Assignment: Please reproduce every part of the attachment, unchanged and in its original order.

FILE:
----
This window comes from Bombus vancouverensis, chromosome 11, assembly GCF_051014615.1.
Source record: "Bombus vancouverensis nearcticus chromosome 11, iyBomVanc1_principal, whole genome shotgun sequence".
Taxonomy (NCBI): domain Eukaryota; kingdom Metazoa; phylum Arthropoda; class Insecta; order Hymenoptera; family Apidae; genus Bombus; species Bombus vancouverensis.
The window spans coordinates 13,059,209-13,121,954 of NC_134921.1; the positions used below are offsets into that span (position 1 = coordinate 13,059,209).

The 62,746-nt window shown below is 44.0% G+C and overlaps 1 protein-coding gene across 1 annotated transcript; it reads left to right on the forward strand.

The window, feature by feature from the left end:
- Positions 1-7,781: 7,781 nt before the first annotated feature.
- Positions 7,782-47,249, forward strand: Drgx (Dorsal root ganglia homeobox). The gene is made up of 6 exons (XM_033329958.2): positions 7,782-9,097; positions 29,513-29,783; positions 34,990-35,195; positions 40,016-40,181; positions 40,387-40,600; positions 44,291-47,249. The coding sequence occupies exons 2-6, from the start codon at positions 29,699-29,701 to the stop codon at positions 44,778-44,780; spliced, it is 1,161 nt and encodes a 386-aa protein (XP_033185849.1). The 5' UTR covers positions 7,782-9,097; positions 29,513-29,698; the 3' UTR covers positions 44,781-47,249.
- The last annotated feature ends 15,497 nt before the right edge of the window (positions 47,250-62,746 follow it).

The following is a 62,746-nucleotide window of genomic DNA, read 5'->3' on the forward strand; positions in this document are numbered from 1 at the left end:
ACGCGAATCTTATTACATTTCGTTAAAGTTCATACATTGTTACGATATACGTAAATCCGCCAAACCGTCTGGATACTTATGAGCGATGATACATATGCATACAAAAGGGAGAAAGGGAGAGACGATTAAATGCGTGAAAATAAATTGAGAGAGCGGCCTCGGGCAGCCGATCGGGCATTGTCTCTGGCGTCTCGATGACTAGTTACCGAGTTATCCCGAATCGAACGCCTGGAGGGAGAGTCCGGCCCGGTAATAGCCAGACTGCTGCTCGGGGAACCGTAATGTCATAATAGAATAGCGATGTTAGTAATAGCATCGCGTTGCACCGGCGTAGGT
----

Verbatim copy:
This window comes from Bombus vancouverensis, chromosome 11, assembly GCF_051014615.1.
Source record: "Bombus vancouverensis nearcticus chromosome 11, iyBomVanc1_principal, whole genome shotgun sequence".
Taxonomy (NCBI): domain Eukaryota; kingdom Metazoa; phylum Arthropoda; class Insecta; order Hymenoptera; family Apidae; genus Bombus; species Bombus vancouverensis.
The window spans coordinates 13,059,209-13,121,954 of NC_134921.1; the positions used below are offsets into that span (position 1 = coordinate 13,059,209).

The 62,746-nt window shown below is 44.0% G+C and overlaps 1 protein-coding gene across 1 annotated transcript; it reads left to right on the forward strand.

The window, feature by feature from the left end:
- Positions 1-7,781: 7,781 nt before the first annotated feature.
- Positions 7,782-47,249, forward strand: Drgx (Dorsal root ganglia homeobox). The gene is made up of 6 exons (XM_033329958.2): positions 7,782-9,097; positions 29,513-29,783; positions 34,990-35,195; positions 40,016-40,181; positions 40,387-40,600; positions 44,291-47,249. The coding sequence occupies exons 2-6, from the start codon at positions 29,699-29,701 to the stop codon at positions 44,778-44,780; spliced, it is 1,161 nt and encodes a 386-aa protein (XP_033185849.1). The 5' UTR covers positions 7,782-9,097; positions 29,513-29,698; the 3' UTR covers positions 44,781-47,249.
- The last annotated feature ends 15,497 nt before the right edge of the window (positions 47,250-62,746 follow it).

The following is a 62,746-nucleotide window of genomic DNA, read 5'->3' on the forward strand; positions in this document are numbered from 1 at the left end:
ACGCGAATCTTATTACATTTCGTTAAAGTTCATACATTGTTACGATATACGTAAATCCGCCAAACCGTCTGGATACTTATGAGCGATGATACATATGCATACAAAAGGGAGAAAGGGAGAGACGATTAAATGCGTGAAAATAAATTGAGAGAGCGGCCTCGGGCAGCCGATCGGGCATTGTCTCTGGCGTCTCGATGACTAGTTACCGAGTTATCCCGAATCGAACGCCTGGAGGGAGAGTCCGGCCCGGTAATAGCCAGACTGCTGCTCGGGGAACCGTAATGTCATAATAGAATAGCGATGTTAGTAATAGCATCGCGTTGCACCGGCGTAGGT